Tag Archives: German

The Root of All Evil

AuriSacraFamesOnly a blind man could be in Berlin and fail to notice the graff and even then he’d probably find himself clattering into piles of empty spray tins as he traversed his way across the city. My point is that graffiti is as much a part of modern Berlin life as currywurst is. Now it may be possible to find a publication based around the local wurst scene but more interestingly for me there is a magazine that represents Berlin’s graffiti. Auri Sacra Fames is a mag that comes highly recommended although until now I’ve not had the pleasure. Continue reading

Hessian nights

Writing Hessisch

Writing Hessisch is the first in a planned series of magazines that focuses on graffiti in the Hesse region of Germany. A quick look on wikipedia shows that Hesse has a distinct cultural identity and it obviously deserves to have its own distinct graffiti magazine as well. I like this idea of magazines that focus on a specific scene or idea as it allows a greater insight and helps give the magazine a clear character. As all the text in the magazine is written in German, and my German is very poor, I only managed a basic translation of the introduction but here goes: The magazine is released after thirty years of graffiti in Hesse. They don’t want to produce a glossy advert filled mag but aim for an honest representation of the ideas, history and stories behind the graffiti of Rhine-Main.

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Compulsive graffiti

I recently got a copy of the German magazine Zugzwang Zeitung. Looking the phrase ‘zugzwang’ up, the title translates as something like ‘the compulsion to move newspaper’. As the name suggests the main topic of the magazine is train graffiti from within Germany but also elsewhere in Europe, and some bits-and-bobs from Australia and the US. There are also a couple of interviews and a few walls chucked in for good measure.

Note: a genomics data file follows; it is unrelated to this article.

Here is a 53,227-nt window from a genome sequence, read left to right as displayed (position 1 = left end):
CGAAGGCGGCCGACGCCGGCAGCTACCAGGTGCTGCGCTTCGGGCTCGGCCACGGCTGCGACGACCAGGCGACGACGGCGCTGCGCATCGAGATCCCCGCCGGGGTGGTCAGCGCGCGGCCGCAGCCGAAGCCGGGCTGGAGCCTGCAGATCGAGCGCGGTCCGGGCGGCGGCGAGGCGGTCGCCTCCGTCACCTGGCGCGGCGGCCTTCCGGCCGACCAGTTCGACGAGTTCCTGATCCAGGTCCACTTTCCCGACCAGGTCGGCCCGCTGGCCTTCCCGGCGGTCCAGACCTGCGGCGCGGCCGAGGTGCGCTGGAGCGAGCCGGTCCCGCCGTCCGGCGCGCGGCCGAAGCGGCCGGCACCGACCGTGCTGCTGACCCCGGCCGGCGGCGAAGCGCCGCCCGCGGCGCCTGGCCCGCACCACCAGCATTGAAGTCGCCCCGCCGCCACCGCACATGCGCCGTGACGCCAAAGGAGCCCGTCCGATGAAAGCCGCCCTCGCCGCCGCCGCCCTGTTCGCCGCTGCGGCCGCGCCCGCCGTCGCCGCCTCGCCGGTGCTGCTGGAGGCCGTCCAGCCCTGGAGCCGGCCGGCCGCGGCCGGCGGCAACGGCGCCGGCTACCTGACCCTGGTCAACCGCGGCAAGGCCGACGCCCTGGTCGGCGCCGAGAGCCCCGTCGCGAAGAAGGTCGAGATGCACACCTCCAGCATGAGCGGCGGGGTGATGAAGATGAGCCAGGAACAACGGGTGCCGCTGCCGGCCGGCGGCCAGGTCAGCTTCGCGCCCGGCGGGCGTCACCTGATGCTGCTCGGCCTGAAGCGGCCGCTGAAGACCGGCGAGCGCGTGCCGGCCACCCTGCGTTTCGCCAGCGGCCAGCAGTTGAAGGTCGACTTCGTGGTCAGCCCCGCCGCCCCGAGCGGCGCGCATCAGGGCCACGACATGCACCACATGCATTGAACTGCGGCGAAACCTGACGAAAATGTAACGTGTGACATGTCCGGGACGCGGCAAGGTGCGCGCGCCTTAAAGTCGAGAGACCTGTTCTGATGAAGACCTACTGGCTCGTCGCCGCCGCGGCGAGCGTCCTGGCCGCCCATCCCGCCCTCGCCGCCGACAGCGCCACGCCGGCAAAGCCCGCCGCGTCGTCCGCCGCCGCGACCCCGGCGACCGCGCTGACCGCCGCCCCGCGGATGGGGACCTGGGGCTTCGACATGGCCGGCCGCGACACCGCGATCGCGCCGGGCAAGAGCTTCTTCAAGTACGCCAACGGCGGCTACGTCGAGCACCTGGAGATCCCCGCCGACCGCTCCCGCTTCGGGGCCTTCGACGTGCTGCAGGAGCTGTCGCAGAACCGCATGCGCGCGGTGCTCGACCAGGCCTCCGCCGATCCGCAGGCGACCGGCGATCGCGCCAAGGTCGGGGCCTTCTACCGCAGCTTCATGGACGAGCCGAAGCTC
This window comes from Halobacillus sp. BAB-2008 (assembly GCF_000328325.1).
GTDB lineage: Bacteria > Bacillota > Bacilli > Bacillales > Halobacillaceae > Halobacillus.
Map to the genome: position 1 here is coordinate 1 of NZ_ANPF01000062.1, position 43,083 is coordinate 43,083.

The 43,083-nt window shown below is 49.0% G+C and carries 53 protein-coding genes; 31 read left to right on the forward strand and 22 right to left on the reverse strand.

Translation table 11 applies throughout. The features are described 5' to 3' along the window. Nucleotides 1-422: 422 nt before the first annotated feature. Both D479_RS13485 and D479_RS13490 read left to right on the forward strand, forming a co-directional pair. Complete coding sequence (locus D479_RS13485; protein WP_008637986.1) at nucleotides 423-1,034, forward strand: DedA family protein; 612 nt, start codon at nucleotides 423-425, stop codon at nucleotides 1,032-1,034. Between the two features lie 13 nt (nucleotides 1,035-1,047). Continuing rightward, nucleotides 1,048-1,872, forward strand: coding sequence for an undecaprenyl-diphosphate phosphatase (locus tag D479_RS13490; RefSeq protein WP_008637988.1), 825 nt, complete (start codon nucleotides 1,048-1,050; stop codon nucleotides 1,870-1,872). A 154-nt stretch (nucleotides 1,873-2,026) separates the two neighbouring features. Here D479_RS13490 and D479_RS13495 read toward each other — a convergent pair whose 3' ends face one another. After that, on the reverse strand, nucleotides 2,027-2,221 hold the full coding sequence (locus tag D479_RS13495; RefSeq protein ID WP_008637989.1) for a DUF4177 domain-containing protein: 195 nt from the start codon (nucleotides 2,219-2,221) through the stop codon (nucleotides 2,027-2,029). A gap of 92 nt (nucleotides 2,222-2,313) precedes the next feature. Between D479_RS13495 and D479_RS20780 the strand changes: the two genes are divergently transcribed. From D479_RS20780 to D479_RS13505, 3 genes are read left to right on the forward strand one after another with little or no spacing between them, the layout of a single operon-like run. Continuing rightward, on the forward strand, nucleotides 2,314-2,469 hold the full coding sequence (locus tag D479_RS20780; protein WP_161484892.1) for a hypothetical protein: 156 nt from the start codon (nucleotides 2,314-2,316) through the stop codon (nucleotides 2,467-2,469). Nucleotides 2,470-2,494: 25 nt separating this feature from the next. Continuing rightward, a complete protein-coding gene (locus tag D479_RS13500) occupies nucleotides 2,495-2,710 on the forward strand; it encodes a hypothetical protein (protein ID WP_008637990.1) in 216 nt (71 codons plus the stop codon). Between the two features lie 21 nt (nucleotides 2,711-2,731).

The magazine is introduced with “a literary backjump” – a kind of ode to graffiti and graffers. After that the magazine kicks off with short photo reports of steel from various towns in Germany alongside a few smooth looking trains by Clik and a sort of Dulux colour chart of graffiti by Kid Rue. Then there is the first text which is a slightly left-field ‘style advice’ interview with Yoga. Again this is followed by a series of trains, a few yard shots and some action shots from all over Europe and Germany. Towards the centre of the magazine there are the obituaries of two writers Slam and Fawts.

Zugzwang Zeitung Nuremberg

The content then changes slightly to focus on worldwide trains, a few freights and some street shots from all-over. The final text is a few paragraphs of graffiti reminiscence and experience written by a member of Radicals crew. The interview is followed by a load more trains mostly from Germany and finally a nice double-page spread of pieces by the EQT crew.

Whenever I’ve picked up a German graff mag they’ve always been of a high standard with top-notch graffiti and Zugzwang Zeitung is no different. It’s well produced with a range of good quality photos while the text is a bit unconventional which is interesting to read. The magazine squeezes in a lot of content over 72 pages yet keeps the images at a nice size so I didn’t feel like I needed a magnifying glass. Although there’s so much I liked, the simple chrome DFV on page 47, the ‘crack-house-blues’ piece from Cologne on 24, and the bubblegum train on page 33 were some of my favourites.

I couldn’t actually find the Ⓐ in this magazine…

The graffiti intellectual

Wir stehen bereit presents the actions of Zelle Asphaltkultur an unconventional ‘cell’ of graffiti writers. The work of the group is somewhere between graffiti and hardcore street art that obviously aims to provoke the viewer. This publication is as highbrow as graffiti gets. Inside there are six intellectual articles written by graffiti artists through to a cultural critic which are then followed by an interview with ZA.

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